ARTICLE
19 March 2024

Dubai's Taxation On Foreign Banks

BA
BSA Ahmad Bin Hezeem & Associates LLP

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BSA is a full-service law firm headquartered in Dubai, UAE, with 9 offices across the region. We are deeply rooted in the region, offering a competitive advantage to clients seeking advice that works in the real world and is truly in tune with the market. We have rights of audience in every country where we have an office, means that we can litigate all the way from the boardroom to the courtroom.
The United Arab Emirates (the "UAE") has recently introduced Dubai Law No. (1) of 2024 on ‘the Tax of Foreign Banks Operating in the Emirate of Dubai' (the "Law").
United Arab Emirates Tax
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The United Arab Emirates (the "UAE") has recently introduced Dubai Law No. (1) of 2024 on 'the Tax of Foreign Banks Operating in the Emirate of Dubai' (the "Law").

The Law mandates a 20% tax on the annual taxable income of all foreign banks, including those located in special development zones and free zones. However, foreign banks registered in the Dubai International Financial Centre are exempt from the provisions of the Law. Nevertheless, if the respective foreign banks are currently fulfilling corporate tax obligations as per Federal Law No. (47) of 2022, that specific amount shall be subtracted from the annual 20%.

For example, let's consider a foreign bank with a taxable income of AED 1,000,000 currently subject to a 9% corporate tax. In this case, the bank would be required to pay the difference between the applicable tax rate under the Law and the corporate tax that has already been settled.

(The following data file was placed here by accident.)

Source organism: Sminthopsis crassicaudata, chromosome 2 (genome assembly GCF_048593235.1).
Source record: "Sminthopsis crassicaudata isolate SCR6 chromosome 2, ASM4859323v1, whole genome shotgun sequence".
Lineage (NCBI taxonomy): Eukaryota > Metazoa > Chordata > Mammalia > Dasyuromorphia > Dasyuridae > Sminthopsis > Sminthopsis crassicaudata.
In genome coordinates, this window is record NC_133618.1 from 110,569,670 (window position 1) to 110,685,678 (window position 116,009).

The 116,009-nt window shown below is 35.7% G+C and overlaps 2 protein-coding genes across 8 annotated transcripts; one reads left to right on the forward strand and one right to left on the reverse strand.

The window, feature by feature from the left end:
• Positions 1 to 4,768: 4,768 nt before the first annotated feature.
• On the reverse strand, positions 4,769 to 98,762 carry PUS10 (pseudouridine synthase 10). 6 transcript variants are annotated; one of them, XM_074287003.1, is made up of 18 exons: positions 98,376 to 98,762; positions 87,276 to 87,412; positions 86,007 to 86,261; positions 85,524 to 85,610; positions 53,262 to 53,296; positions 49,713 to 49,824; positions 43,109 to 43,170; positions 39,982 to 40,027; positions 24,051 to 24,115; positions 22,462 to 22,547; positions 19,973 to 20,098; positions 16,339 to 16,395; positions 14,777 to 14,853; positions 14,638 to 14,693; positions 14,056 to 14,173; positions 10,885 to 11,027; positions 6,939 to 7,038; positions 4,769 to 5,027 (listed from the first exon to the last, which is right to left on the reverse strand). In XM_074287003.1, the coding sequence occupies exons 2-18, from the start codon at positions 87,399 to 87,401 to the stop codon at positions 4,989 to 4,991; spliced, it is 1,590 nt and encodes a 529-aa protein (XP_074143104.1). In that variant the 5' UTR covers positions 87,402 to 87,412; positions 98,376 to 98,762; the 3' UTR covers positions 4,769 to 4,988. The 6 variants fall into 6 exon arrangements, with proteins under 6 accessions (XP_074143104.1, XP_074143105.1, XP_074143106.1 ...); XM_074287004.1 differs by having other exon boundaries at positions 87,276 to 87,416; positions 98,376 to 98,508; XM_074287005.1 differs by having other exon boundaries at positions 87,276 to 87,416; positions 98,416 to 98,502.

The legislation outlines penalties for violations, with a cap set for every violation at AED 500,000. Repeat offenses within a two-year period may result in the doubling of penalties, reaching a maximum of AED 1,000,000.

We see this as a significant step towards the UAE potentially adopting the OECD's BEPS 2 guidelines by 2025. This legislation enables the UAE to effectively address profit shifting and tax avoidance through a range of measures in alignment with global efforts led by the OECD and the G20 Inclusive Framework.

As foreign banks adapt to the changing tax model, careful consideration of compliance requirements under the new law and its interaction with corporate tax regulations will be crucial for sustained operations.

The content of this article is intended to provide a general guide to the subject matter. Specialist advice should be sought about your specific circumstances.

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